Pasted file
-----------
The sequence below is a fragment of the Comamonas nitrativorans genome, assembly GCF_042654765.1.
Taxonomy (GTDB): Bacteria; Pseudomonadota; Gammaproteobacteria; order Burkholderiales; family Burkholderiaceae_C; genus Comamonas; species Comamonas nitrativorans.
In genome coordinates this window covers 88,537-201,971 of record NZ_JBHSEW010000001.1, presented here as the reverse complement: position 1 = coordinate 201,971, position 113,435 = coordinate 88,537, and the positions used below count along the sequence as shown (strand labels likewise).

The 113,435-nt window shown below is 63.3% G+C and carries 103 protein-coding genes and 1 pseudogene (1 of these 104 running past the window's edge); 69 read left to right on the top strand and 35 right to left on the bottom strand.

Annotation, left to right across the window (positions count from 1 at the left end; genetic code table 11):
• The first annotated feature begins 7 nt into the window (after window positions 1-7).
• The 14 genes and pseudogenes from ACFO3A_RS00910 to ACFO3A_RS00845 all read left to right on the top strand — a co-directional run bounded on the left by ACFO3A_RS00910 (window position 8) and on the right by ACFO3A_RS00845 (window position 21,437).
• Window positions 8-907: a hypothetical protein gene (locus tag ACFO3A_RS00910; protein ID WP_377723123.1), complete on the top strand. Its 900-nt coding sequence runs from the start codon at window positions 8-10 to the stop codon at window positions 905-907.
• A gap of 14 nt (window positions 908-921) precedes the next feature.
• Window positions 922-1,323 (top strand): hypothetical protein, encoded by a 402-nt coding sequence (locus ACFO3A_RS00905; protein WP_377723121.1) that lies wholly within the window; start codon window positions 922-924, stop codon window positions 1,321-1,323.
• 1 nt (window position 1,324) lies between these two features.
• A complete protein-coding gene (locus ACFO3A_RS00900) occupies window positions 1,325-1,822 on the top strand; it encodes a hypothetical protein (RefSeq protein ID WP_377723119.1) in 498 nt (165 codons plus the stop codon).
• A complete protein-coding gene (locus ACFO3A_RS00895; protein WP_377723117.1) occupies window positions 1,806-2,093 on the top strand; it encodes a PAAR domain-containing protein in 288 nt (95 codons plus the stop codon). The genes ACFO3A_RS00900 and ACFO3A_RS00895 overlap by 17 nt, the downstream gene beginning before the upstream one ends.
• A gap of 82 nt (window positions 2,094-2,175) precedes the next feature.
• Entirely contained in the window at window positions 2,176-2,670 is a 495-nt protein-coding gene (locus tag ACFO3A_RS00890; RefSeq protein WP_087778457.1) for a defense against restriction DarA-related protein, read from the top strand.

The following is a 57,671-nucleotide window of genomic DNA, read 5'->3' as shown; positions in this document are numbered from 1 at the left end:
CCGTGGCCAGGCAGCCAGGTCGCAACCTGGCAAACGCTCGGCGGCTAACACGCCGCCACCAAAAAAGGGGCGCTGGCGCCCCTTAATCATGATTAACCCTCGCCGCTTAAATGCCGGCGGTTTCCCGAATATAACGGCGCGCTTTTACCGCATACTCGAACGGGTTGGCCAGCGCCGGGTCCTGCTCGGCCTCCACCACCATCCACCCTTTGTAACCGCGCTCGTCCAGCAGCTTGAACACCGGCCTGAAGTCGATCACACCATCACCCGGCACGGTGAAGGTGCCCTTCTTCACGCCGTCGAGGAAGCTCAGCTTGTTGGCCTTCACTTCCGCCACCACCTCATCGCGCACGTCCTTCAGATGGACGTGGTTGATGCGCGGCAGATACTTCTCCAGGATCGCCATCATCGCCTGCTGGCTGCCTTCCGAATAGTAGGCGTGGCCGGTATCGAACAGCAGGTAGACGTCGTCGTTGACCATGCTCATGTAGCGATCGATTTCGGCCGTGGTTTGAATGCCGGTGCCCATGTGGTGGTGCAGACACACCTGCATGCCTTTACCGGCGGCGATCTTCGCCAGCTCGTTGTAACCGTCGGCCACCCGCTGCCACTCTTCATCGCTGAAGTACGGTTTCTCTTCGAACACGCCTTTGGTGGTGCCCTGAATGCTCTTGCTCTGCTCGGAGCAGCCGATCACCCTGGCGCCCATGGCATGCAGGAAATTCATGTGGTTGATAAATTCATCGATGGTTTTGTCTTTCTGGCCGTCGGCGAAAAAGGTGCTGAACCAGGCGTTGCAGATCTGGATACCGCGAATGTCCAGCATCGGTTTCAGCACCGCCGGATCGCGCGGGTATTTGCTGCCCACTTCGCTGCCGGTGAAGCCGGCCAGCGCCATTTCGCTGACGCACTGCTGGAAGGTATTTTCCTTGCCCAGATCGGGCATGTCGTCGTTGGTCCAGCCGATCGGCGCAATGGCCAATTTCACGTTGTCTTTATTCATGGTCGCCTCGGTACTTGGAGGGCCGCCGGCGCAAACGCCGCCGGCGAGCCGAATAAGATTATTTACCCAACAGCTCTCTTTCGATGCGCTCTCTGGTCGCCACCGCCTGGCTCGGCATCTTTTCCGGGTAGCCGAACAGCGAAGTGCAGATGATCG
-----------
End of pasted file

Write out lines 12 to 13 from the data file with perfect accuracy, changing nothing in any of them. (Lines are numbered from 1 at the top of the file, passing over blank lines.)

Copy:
• A complete protein-coding gene (locus ACFO3A_RS00900) occupies window positions 1,325-1,822 on the top strand; it encodes a hypothetical protein (RefSeq protein ID WP_377723119.1) in 498 nt (165 codons plus the stop codon).
• A complete protein-coding gene (locus ACFO3A_RS00895; protein WP_377723117.1) occupies window positions 1,806-2,093 on the top strand; it encodes a PAAR domain-containing protein in 288 nt (95 codons plus the stop codon). The genes ACFO3A_RS00900 and ACFO3A_RS00895 overlap by 17 nt, the downstream gene beginning before the upstream one ends.